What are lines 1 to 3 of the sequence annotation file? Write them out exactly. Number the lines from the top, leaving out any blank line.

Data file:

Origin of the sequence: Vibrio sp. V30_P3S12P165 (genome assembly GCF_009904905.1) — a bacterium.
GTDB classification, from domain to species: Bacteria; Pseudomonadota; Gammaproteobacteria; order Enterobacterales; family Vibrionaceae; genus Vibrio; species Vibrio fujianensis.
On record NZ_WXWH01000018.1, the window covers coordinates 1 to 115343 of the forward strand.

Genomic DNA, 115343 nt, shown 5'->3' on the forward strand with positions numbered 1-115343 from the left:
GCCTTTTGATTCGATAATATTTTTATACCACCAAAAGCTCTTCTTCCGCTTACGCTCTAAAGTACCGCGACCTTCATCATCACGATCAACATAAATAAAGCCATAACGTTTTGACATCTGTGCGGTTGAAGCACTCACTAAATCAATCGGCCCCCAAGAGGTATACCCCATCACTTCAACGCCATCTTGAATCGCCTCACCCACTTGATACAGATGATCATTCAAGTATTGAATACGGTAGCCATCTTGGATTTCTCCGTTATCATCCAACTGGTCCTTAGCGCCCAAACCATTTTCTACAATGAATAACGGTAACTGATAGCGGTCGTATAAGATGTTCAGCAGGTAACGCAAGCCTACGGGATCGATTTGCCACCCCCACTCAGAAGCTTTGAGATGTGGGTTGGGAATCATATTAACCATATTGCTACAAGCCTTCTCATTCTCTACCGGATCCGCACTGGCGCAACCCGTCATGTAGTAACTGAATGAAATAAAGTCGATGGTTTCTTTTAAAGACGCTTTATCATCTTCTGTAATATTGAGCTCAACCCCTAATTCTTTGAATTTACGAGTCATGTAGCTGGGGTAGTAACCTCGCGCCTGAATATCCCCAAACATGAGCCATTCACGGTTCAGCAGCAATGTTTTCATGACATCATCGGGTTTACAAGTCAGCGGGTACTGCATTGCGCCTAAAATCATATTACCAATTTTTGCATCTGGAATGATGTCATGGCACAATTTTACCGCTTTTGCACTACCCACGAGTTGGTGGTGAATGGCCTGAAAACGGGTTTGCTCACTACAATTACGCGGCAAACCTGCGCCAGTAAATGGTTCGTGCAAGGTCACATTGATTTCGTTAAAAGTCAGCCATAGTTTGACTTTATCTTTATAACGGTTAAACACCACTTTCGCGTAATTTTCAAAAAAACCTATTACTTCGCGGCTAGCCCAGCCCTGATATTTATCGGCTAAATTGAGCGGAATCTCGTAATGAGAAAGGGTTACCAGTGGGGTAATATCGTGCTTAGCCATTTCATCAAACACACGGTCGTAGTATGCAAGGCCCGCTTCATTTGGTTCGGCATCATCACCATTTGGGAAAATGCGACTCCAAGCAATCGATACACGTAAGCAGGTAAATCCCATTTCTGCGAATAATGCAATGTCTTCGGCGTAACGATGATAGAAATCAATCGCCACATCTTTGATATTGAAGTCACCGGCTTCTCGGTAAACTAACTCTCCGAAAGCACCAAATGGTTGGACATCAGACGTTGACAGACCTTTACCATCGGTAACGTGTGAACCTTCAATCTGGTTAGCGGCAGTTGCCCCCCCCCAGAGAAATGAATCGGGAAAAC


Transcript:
Origin of the sequence: Vibrio sp. V30_P3S12P165 (genome assembly GCF_009904905.1) — a bacterium.
GTDB classification, from domain to species: Bacteria; Pseudomonadota; Gammaproteobacteria; order Enterobacterales; family Vibrionaceae; genus Vibrio; species Vibrio fujianensis.
On record NZ_WXWH01000018.1, the window covers coordinates 1 to 115343 of the forward strand.